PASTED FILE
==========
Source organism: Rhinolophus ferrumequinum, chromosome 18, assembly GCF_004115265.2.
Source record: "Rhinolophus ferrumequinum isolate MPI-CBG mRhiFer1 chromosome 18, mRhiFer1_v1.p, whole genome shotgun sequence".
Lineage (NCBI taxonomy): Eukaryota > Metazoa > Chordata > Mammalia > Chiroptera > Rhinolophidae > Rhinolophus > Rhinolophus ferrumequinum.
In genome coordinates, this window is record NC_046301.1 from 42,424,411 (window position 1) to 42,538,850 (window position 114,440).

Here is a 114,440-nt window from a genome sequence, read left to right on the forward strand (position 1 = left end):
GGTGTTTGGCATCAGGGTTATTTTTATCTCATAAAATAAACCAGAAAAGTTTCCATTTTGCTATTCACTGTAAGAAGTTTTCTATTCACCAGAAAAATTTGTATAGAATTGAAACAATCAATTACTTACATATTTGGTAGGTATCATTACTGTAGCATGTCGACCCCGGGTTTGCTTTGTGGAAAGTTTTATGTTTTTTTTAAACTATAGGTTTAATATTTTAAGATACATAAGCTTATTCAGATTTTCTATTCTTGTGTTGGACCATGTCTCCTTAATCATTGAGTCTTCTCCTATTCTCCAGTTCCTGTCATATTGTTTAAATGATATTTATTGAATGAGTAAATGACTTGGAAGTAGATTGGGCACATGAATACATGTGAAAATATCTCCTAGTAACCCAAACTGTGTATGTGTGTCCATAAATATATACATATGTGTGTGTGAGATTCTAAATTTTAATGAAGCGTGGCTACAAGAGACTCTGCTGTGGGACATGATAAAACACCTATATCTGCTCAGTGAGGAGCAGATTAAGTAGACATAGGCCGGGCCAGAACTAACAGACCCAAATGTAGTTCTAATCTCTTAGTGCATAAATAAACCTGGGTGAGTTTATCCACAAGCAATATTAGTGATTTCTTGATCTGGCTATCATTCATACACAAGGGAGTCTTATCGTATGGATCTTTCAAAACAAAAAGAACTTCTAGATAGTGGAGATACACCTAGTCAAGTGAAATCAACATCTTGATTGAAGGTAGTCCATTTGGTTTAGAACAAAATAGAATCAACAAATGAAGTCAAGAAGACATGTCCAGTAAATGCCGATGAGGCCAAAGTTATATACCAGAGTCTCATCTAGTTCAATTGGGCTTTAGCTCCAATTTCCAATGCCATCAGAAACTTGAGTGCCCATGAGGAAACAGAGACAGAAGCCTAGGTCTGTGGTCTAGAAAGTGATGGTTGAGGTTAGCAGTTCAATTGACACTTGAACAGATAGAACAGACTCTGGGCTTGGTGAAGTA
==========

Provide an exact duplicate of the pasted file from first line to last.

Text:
Source organism: Rhinolophus ferrumequinum, chromosome 18, assembly GCF_004115265.2.
Source record: "Rhinolophus ferrumequinum isolate MPI-CBG mRhiFer1 chromosome 18, mRhiFer1_v1.p, whole genome shotgun sequence".
Lineage (NCBI taxonomy): Eukaryota > Metazoa > Chordata > Mammalia > Chiroptera > Rhinolophidae > Rhinolophus > Rhinolophus ferrumequinum.
In genome coordinates, this window is record NC_046301.1 from 42,424,411 (window position 1) to 42,538,850 (window position 114,440).

Here is a 114,440-nt window from a genome sequence, read left to right on the forward strand (position 1 = left end):
GGTGTTTGGCATCAGGGTTATTTTTATCTCATAAAATAAACCAGAAAAGTTTCCATTTTGCTATTCACTGTAAGAAGTTTTCTATTCACCAGAAAAATTTGTATAGAATTGAAACAATCAATTACTTACATATTTGGTAGGTATCATTACTGTAGCATGTCGACCCCGGGTTTGCTTTGTGGAAAGTTTTATGTTTTTTTTAAACTATAGGTTTAATATTTTAAGATACATAAGCTTATTCAGATTTTCTATTCTTGTGTTGGACCATGTCTCCTTAATCATTGAGTCTTCTCCTATTCTCCAGTTCCTGTCATATTGTTTAAATGATATTTATTGAATGAGTAAATGACTTGGAAGTAGATTGGGCACATGAATACATGTGAAAATATCTCCTAGTAACCCAAACTGTGTATGTGTGTCCATAAATATATACATATGTGTGTGTGAGATTCTAAATTTTAATGAAGCGTGGCTACAAGAGACTCTGCTGTGGGACATGATAAAACACCTATATCTGCTCAGTGAGGAGCAGATTAAGTAGACATAGGCCGGGCCAGAACTAACAGACCCAAATGTAGTTCTAATCTCTTAGTGCATAAATAAACCTGGGTGAGTTTATCCACAAGCAATATTAGTGATTTCTTGATCTGGCTATCATTCATACACAAGGGAGTCTTATCGTATGGATCTTTCAAAACAAAAAGAACTTCTAGATAGTGGAGATACACCTAGTCAAGTGAAATCAACATCTTGATTGAAGGTAGTCCATTTGGTTTAGAACAAAATAGAATCAACAAATGAAGTCAAGAAGACATGTCCAGTAAATGCCGATGAGGCCAAAGTTATATACCAGAGTCTCATCTAGTTCAATTGGGCTTTAGCTCCAATTTCCAATGCCATCAGAAACTTGAGTGCCCATGAGGAAACAGAGACAGAAGCCTAGGTCTGTGGTCTAGAAAGTGATGGTTGAGGTTAGCAGTTCAATTGACACTTGAACAGATAGAACAGACTCTGGGCTTGGTGAAGTA